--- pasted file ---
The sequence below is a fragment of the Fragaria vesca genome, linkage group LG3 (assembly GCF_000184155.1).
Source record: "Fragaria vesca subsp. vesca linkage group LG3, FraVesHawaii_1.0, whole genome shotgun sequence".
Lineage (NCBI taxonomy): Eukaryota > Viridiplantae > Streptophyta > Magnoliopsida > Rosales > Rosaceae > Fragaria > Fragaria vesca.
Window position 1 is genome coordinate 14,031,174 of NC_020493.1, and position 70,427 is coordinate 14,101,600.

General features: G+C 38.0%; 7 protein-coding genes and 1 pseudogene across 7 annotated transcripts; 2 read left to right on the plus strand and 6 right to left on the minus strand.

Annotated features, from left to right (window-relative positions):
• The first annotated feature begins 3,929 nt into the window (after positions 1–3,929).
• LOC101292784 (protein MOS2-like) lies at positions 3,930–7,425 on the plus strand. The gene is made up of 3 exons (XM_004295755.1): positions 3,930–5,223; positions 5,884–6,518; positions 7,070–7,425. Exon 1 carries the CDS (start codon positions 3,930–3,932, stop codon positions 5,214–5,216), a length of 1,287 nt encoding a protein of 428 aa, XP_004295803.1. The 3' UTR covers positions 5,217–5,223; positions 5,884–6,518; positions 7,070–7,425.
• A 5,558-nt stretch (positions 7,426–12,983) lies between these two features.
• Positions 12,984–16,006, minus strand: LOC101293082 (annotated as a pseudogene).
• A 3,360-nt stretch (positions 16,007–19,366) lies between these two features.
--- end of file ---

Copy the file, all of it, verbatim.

The sequence below is a fragment of the Fragaria vesca genome, linkage group LG3 (assembly GCF_000184155.1).
Source record: "Fragaria vesca subsp. vesca linkage group LG3, FraVesHawaii_1.0, whole genome shotgun sequence".
Lineage (NCBI taxonomy): Eukaryota > Viridiplantae > Streptophyta > Magnoliopsida > Rosales > Rosaceae > Fragaria > Fragaria vesca.
Window position 1 is genome coordinate 14,031,174 of NC_020493.1, and position 70,427 is coordinate 14,101,600.

General features: G+C 38.0%; 7 protein-coding genes and 1 pseudogene across 7 annotated transcripts; 2 read left to right on the plus strand and 6 right to left on the minus strand.

Annotated features, from left to right (window-relative positions):
• The first annotated feature begins 3,929 nt into the window (after positions 1–3,929).
• LOC101292784 (protein MOS2-like) lies at positions 3,930–7,425 on the plus strand. The gene is made up of 3 exons (XM_004295755.1): positions 3,930–5,223; positions 5,884–6,518; positions 7,070–7,425. Exon 1 carries the CDS (start codon positions 3,930–3,932, stop codon positions 5,214–5,216), a length of 1,287 nt encoding a protein of 428 aa, XP_004295803.1. The 3' UTR covers positions 5,217–5,223; positions 5,884–6,518; positions 7,070–7,425.
• A 5,558-nt stretch (positions 7,426–12,983) lies between these two features.
• Positions 12,984–16,006, minus strand: LOC101293082 (annotated as a pseudogene).
• A 3,360-nt stretch (positions 16,007–19,366) lies between these two features.